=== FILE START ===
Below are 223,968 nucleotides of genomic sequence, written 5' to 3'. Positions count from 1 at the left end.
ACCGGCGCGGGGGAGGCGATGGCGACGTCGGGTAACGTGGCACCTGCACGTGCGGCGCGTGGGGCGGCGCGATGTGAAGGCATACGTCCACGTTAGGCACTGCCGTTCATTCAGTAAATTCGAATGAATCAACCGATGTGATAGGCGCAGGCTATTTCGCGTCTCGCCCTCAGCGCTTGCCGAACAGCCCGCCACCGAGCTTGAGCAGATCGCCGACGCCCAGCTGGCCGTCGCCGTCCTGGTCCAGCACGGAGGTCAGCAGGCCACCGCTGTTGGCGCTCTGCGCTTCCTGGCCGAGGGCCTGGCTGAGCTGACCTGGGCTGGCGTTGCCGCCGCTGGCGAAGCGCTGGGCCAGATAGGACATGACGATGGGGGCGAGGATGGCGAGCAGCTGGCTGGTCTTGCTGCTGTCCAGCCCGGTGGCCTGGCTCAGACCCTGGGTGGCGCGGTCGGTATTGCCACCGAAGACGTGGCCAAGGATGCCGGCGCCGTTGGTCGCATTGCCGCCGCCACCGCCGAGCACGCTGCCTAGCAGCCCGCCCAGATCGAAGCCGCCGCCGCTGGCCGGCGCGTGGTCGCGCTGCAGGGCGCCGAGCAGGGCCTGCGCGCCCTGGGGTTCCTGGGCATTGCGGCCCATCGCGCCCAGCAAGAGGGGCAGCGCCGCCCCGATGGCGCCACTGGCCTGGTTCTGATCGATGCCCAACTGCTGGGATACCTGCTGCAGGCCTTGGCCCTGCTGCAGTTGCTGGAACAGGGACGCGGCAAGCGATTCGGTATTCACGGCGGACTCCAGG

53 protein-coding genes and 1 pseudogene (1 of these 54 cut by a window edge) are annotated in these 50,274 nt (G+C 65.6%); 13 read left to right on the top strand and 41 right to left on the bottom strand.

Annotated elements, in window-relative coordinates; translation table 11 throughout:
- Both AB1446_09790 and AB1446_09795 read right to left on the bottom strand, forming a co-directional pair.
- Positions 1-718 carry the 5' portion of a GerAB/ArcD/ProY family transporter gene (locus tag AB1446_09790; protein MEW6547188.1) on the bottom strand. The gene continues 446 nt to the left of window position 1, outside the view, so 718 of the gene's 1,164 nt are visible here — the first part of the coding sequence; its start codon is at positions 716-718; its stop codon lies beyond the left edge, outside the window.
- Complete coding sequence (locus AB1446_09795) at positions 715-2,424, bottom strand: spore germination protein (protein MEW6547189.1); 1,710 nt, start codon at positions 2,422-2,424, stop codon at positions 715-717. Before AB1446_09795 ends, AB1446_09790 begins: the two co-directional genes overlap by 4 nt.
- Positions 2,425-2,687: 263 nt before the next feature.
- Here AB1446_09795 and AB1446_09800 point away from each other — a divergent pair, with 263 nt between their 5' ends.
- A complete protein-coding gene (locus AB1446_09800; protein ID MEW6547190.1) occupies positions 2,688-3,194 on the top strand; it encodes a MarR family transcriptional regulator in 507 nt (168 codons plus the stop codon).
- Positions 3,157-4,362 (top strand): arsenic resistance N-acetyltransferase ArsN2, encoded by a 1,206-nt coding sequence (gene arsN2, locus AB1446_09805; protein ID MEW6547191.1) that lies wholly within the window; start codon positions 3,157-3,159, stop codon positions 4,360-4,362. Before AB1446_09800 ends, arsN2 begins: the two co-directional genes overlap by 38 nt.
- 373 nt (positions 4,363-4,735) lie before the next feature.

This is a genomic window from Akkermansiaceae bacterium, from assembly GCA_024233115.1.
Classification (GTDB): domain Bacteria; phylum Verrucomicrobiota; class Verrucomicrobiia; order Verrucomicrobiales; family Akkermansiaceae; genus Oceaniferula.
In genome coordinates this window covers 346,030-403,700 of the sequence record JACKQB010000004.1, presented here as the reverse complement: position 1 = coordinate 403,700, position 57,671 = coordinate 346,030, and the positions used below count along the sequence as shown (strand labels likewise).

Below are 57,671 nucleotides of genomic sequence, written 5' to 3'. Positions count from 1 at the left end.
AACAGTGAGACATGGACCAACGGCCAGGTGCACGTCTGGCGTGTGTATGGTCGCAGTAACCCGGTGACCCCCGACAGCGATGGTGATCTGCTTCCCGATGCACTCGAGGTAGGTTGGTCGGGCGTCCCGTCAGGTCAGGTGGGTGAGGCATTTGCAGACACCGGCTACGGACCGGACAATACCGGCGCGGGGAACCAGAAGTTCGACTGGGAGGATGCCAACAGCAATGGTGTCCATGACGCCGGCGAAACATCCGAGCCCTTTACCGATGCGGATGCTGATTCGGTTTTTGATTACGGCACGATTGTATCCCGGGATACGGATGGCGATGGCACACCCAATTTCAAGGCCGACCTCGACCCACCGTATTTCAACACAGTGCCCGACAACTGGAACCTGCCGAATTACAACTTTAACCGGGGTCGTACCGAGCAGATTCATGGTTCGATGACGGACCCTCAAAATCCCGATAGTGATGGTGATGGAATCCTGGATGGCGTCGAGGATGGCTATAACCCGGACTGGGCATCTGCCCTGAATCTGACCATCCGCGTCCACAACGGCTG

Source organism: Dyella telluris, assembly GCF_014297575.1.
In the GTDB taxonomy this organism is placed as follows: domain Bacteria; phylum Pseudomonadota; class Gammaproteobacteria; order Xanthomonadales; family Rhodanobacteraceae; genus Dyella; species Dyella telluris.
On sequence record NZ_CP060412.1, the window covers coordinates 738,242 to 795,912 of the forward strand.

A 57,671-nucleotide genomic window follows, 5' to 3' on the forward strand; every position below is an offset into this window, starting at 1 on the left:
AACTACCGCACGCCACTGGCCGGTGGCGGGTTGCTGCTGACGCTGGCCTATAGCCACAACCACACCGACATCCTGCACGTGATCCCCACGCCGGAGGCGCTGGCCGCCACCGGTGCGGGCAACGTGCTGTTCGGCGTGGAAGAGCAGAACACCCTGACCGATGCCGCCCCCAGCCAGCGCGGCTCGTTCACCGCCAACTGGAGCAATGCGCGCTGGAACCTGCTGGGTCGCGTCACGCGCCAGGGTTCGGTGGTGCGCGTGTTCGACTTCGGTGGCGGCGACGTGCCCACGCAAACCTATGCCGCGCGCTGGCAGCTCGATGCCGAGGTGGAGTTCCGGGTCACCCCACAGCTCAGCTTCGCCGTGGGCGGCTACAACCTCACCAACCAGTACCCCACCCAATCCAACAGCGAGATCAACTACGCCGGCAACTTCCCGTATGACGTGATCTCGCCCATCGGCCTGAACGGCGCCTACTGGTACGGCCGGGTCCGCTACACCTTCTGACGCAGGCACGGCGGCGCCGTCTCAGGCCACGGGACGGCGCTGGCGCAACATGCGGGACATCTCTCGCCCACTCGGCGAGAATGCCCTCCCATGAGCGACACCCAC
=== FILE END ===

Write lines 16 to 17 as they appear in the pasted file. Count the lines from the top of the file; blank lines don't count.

Below are 57,671 nucleotides of genomic sequence, written 5' to 3'. Positions count from 1 at the left end.
AACAGTGAGACATGGACCAACGGCCAGGTGCACGTCTGGCGTGTGTATGGTCGCAGTAACCCGGTGACCCCCGACAGCGATGGTGATCTGCTTCCCGATGCACTCGAGGTAGGTTGGTCGGGCGTCCCGTCAGGTCAGGTGGGTGAGGCATTTGCAGACACCGGCTACGGACCGGACAATACCGGCGCGGGGAACCAGAAGTTCGACTGGGAGGATGCCAACAGCAATGGTGTCCATGACGCCGGCGAAACATCCGAGCCCTTTACCGATGCGGATGCTGATTCGGTTTTTGATTACGGCACGATTGTATCCCGGGATACGGATGGCGATGGCACACCCAATTTCAAGGCCGACCTCGACCCACCGTATTTCAACACAGTGCCCGACAACTGGAACCTGCCGAATTACAACTTTAACCGGGGTCGTACCGAGCAGATTCATGGTTCGATGACGGACCCTCAAAATCCCGATAGTGATGGTGATGGAATCCTGGATGGCGTCGAGGATGGCTATAACCCGGACTGGGCATCTGCCCTGAATCTGACCATCCGCGTCCACAACGGCTG